School governors

School governors

Governors are unpaid volunteers responsible for the oversight and strategic management of their school, including the curriculum, finance, premises, staff and pupils.

All of the Royal Borough’s maintained schools are required by law to have a governing body. There is no upper limit as to the size of the governing body and the minimum is seven. However, guidance states that governing bodies should be smaller rather than larger in size.

Types of governor

  • Parent governors - elected by the parents at the school
  • Staff governors - elected by the staff at the school (this does not include the head teacher who is an ex-officio)
  • Co-opted governors - co-opted by the governing body
  • Local Authority governors - nominated by the local authority
  • Foundation governors - appointed by the church authorities

Governors are elected by the parents or staff at the school, or are nominated by the Council, church authorities (in the case of church schools) or by the governing body itself. The Council makes its nominations to governing bodies by seeking nominations from the political parties represented on the Council.

The Council provides information and training for governors, free of charge, to assist them in carrying out their duties.

Becoming a governor

If you are interested in applying to be a school governor please complete the application form. If your skills match a school's requirements your details can then be forwarded to a school who are looking to fill a vacancy on their governing body.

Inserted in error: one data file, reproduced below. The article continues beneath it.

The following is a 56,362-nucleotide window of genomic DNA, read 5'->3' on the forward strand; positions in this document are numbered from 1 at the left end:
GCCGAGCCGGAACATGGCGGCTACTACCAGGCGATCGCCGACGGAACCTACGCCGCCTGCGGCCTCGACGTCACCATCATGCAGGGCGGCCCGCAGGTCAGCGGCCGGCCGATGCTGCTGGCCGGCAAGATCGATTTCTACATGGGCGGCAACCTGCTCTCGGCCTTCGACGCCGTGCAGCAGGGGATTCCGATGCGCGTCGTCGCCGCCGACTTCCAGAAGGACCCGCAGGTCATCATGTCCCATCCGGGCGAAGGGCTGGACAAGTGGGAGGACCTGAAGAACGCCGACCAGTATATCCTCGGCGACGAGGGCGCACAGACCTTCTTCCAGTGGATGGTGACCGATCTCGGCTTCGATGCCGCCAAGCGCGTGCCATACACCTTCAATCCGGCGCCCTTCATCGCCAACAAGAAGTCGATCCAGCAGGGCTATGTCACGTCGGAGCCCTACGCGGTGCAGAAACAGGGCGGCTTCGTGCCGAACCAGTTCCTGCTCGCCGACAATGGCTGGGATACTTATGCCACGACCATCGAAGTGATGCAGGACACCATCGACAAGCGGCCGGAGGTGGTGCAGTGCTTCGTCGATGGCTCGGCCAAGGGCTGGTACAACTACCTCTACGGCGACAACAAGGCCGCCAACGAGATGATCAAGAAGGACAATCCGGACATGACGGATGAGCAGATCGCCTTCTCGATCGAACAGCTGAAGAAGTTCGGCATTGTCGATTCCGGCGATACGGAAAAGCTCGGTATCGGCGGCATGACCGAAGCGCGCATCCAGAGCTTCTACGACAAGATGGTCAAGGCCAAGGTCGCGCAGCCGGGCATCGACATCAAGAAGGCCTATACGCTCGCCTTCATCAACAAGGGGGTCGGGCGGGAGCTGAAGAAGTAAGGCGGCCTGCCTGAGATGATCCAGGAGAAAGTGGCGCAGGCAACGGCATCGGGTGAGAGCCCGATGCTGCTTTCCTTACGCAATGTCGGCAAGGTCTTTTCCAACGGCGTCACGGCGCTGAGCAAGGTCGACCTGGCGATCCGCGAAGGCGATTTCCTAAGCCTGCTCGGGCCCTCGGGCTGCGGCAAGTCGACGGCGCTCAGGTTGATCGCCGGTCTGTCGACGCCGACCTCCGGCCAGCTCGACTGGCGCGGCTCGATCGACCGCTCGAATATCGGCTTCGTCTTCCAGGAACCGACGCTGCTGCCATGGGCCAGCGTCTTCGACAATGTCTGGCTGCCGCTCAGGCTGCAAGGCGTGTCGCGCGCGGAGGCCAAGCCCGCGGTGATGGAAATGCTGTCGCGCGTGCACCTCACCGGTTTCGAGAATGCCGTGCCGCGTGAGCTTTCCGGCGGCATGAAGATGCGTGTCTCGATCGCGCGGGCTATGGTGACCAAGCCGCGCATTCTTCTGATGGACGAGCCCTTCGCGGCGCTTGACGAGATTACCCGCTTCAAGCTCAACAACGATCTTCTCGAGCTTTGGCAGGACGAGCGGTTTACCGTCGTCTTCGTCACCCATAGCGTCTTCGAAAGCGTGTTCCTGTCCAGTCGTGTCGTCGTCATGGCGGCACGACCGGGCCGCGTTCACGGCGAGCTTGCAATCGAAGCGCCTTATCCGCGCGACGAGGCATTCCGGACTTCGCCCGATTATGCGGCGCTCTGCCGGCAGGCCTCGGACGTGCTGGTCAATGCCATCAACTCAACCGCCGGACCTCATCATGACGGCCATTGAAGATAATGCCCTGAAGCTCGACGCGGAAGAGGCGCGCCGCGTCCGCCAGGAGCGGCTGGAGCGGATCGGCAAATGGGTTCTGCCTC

Please return your completed application form to

School governors recruitment information

Would you like to be a part of the largest volunteer group in the country, working with others to provide the best for children and young people?

What is involved?

To be a successful governor, you need commitment, the time and desire to get involved in the school. You will be involved in making strategic decisions, setting priorities and monitoring progress. You will be expected to attend regular meetings, read relevant documentation, get to know the school through visits, attending events, meeting the staff and students, ask questions and attend training

"Being a Parent Governor is a very rewarding way to help in my children's school, learning new skills and taking part in the development of children's education and future. It's a privilege!" (School Governor)

The rewards of being a school governor

Governors bring a wide range of experience and interests from many walks of life, but they all have one thing in common – the desire to make a difference to the lives of children and young people.

Rewards include:
  • Knowing that your efforts could help to shape a better future.
  • Developing new skills and strengthening existing ones.
  • Helping to create a 21st century school, working in partnership with other schools and the wider community.
  • Working as part of a team, supported by colleagues, mixing with people from a range of backgrounds
  • Satisfaction from giving something back to the community by promoting the education, safety and well-being of students.

The role of the governing body

A school’s governing body plays a vital part in raising educational standards and outcomes by:

  • Working with the head teacher to create a safe environment in which students can learn, setting the vision, policies and priorities of the school.
  • Challenging and supporting the school.
  • Ensuring students’ moral, social, spiritual and cultural development.
  • Planning for the longer-term future, ensuring money is spent wisely.
  • Making sure the curriculum meets ALL pupils’ needs and that a wide range of extended services is accessible.
  • Involvement in appointing staff, including the head teacher.